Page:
The controls of electric water heaters are designed so that at no time are both the top and bottom heating elements energized. Nearly all electric water heaters of this capacity in the US & Canada (other places, too) operate on 240 Volts.
When the water in the tank is below the set point of the thermostat (in your case - 120 degrees), the top heating element is expected to be on - (unless there is an issue with the top thermostat or limit switch). The top most control is the "high temperature limit". It is identified by the reset button on it. Make sure this isn't tripped by depressing the button. If it clicks - it was tripped and should start to make hot water at this point. If not tripped, you should check for the presence of 240 Volts between the heating element terminal screws. Do not measure from ground to a terminal screw and believe 120 Volts is "good". To make heat, you need 240 Volts - not 120 Volts measured across the terminals - not to ground. The amount of heat created running at 120 Volts is only 1/4 of what it will do at the correct voltage.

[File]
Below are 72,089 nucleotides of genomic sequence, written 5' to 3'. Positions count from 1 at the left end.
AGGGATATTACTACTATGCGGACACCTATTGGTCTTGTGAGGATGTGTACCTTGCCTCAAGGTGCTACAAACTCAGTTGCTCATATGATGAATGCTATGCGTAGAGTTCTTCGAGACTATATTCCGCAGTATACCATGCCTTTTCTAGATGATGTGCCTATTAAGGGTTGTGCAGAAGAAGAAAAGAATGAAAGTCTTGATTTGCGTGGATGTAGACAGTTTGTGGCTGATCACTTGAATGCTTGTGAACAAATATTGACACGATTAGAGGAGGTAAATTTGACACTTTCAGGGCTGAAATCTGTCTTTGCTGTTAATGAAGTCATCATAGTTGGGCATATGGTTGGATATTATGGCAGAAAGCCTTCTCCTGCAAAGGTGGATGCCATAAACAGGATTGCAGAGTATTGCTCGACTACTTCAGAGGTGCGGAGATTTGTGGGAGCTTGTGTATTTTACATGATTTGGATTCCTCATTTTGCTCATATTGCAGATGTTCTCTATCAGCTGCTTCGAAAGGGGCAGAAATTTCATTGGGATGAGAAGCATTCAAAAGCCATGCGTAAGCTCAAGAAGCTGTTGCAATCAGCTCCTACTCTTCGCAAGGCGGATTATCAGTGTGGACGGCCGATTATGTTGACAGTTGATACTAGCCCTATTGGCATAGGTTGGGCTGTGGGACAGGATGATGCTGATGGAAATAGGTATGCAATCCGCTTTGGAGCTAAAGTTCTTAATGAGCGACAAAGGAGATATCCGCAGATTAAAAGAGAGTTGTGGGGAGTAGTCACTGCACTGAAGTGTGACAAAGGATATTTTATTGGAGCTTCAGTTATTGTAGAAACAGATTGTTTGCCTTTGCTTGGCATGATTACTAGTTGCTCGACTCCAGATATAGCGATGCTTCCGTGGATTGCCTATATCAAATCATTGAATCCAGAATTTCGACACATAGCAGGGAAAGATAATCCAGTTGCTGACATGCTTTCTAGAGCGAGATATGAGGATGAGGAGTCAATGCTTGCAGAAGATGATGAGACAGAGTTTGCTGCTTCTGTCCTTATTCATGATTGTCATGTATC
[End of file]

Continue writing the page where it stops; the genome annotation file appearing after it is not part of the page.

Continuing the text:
If you don't measure 240 Volts on the top element, check the bottom element in the same manner described for the top element.
If unable to measure 240 volts on any element, either there is a problem with the power source (blown fuse or circuit breaker), high temp limit switch, or thermostat(s).
If 240 Volts is present on either heating element, and water is not warm / hot in 30 minutes or so, a defective heating element is suspect. You can change controls without draining a tank, but replacing elements will require draining the tank first. Do not power the water heater without first filling it.You can read a very detailed "how to" article about checking water heaters here.
I hope this helps - and good luck!